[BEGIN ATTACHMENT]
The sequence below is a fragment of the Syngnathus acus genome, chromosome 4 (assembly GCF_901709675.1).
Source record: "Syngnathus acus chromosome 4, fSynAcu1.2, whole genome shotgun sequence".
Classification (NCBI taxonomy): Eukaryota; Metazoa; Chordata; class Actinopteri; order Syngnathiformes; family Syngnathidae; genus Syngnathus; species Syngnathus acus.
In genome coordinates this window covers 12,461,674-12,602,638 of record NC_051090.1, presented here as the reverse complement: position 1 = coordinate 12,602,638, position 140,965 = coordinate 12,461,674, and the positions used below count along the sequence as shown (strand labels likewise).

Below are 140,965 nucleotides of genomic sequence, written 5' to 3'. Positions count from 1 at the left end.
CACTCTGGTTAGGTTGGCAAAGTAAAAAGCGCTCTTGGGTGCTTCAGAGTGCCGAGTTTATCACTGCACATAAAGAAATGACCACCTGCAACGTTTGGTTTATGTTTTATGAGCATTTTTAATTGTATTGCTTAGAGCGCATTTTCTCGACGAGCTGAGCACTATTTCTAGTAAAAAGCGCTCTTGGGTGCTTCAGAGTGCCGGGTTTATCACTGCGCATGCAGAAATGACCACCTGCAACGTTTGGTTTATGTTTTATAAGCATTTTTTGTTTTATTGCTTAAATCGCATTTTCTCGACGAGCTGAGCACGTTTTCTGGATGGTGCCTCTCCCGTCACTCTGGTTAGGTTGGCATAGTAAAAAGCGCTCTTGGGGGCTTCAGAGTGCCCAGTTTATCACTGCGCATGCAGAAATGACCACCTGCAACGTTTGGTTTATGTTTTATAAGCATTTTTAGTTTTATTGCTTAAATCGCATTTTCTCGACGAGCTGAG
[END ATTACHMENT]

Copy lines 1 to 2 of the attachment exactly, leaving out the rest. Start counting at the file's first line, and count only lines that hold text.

The sequence below is a fragment of the Syngnathus acus genome, chromosome 4 (assembly GCF_901709675.1).
Source record: "Syngnathus acus chromosome 4, fSynAcu1.2, whole genome shotgun sequence".